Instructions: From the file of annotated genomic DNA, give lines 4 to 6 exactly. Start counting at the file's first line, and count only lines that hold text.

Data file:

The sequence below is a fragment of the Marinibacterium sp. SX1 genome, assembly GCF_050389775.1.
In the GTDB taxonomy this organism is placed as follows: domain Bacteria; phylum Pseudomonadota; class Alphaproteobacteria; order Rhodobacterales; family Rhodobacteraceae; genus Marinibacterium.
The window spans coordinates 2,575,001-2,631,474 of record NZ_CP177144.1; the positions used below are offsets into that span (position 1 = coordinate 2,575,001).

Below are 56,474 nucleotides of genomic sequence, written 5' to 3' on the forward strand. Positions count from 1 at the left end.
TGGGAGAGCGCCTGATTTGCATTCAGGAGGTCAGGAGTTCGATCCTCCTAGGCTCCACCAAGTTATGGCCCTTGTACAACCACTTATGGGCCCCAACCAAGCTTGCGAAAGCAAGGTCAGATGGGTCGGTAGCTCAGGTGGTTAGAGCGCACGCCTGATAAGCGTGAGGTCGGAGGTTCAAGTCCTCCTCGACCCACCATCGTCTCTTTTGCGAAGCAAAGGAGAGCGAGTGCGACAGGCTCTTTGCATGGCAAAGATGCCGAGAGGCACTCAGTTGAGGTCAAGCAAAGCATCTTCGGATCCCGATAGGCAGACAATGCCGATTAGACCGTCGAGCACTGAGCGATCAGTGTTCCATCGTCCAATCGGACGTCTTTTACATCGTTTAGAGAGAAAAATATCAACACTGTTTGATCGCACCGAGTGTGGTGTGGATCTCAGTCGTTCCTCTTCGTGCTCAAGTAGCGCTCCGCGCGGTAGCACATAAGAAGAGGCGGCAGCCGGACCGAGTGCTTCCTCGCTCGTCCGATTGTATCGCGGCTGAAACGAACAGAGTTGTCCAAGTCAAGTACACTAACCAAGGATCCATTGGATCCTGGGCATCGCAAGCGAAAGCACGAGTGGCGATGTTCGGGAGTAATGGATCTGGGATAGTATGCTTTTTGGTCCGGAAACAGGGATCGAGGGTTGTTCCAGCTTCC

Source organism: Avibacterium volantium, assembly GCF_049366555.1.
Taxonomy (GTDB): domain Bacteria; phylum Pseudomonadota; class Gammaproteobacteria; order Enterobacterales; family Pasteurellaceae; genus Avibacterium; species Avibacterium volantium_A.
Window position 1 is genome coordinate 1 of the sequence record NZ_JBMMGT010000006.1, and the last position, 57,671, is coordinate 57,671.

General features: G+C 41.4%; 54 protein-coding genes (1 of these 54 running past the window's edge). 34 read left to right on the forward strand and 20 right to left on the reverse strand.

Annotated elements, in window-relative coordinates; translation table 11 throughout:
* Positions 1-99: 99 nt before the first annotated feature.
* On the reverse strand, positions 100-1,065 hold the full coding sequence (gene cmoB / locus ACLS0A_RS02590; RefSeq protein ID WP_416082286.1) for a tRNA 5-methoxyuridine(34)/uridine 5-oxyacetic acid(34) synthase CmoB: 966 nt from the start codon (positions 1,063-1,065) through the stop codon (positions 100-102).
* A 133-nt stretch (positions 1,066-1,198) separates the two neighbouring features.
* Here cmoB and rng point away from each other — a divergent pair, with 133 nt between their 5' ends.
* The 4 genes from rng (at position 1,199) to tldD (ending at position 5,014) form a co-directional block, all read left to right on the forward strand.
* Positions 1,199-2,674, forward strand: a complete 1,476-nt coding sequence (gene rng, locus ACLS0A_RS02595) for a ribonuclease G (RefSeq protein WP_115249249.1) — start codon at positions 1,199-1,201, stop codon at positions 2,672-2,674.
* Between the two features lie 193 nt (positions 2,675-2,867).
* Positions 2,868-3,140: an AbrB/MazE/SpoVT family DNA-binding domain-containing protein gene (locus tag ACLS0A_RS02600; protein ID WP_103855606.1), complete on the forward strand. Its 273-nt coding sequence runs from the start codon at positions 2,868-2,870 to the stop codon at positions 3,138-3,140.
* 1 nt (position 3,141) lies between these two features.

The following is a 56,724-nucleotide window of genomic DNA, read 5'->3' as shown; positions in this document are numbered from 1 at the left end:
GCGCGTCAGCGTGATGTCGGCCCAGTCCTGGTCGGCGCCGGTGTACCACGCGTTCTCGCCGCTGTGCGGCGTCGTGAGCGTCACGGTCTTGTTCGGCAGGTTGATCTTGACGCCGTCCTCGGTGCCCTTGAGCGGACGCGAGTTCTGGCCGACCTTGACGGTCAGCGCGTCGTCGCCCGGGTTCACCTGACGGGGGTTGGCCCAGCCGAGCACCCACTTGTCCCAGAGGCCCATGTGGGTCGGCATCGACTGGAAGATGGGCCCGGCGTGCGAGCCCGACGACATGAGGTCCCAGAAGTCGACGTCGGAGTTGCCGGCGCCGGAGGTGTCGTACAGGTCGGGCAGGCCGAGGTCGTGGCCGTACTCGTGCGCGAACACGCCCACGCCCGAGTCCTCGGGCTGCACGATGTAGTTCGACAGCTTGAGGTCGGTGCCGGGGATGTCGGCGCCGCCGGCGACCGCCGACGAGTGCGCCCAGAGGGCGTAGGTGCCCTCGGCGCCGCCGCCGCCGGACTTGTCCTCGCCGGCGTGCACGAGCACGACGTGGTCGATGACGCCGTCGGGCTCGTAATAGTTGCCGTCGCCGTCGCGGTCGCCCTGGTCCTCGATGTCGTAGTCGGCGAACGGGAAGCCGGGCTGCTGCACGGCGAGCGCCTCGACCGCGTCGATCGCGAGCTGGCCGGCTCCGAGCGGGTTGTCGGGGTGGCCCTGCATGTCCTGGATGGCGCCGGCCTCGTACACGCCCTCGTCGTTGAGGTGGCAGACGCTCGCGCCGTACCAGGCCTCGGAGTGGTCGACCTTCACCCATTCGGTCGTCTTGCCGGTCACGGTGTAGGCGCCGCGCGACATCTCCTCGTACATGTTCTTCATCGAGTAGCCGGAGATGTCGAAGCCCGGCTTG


Below are 56,474 nucleotides of genomic sequence, written 5' to 3' on the forward strand. Positions count from 1 at the left end.
TGGGAGAGCGCCTGATTTGCATTCAGGAGGTCAGGAGTTCGATCCTCCTAGGCTCCACCAAGTTATGGCCCTTGTACAACCACTTATGGGCCCCAACCAAGCTTGCGAAAGCAAGGTCAGATGGGTCGGTAGCTCAGGTGGTTAGAGCGCACGCCTGATAAGCGTGAGGTCGGAGGTTCAAGTCCTCCTCGACCCACCATCGTCTCTTTTGCGAAGCAAAGGAGAGCGAGTGCGACAGGCTCTTTGCATGGCAAAGATGCCGAGAGGCACTCAGTTGAGGTCAAGCAAAGCATCTTCGGATCCCGATAGGCAGACAATGCCGATTAGACCGTCGAGCACTGAGCGATCAGTGTTCCATCGTCCAATCGGACGTCTTTTACATCGTTTAGAGAGAAAAATATCAACACTGTTTGATCGCACCGAGTGTGGTGTGGATCTCAGTCGTTCCTCTTCGTGCTCAAGTAGCGCTCCGCGCGGTAGCACATAAGAAGAGGCGGCAGCCGGACCGAGTGCTTCCTCGCTCGTCCGATTGTATCGCGGCTGAAACGAACAGAGTTGTCCAAGTCAAGTACACTAACCAAGGATCCATTGGATCCTGGGCATCGCAAGCGAAAGCACGAGTGGCGATGTTCGGGAGTAATGGATCTGGGATAGTATGCTTTTTGGTCCGGAAACAGGGATCGAGGGTTGTTCCAGCTTCC

Source organism: Avibacterium volantium, assembly GCF_049366555.1.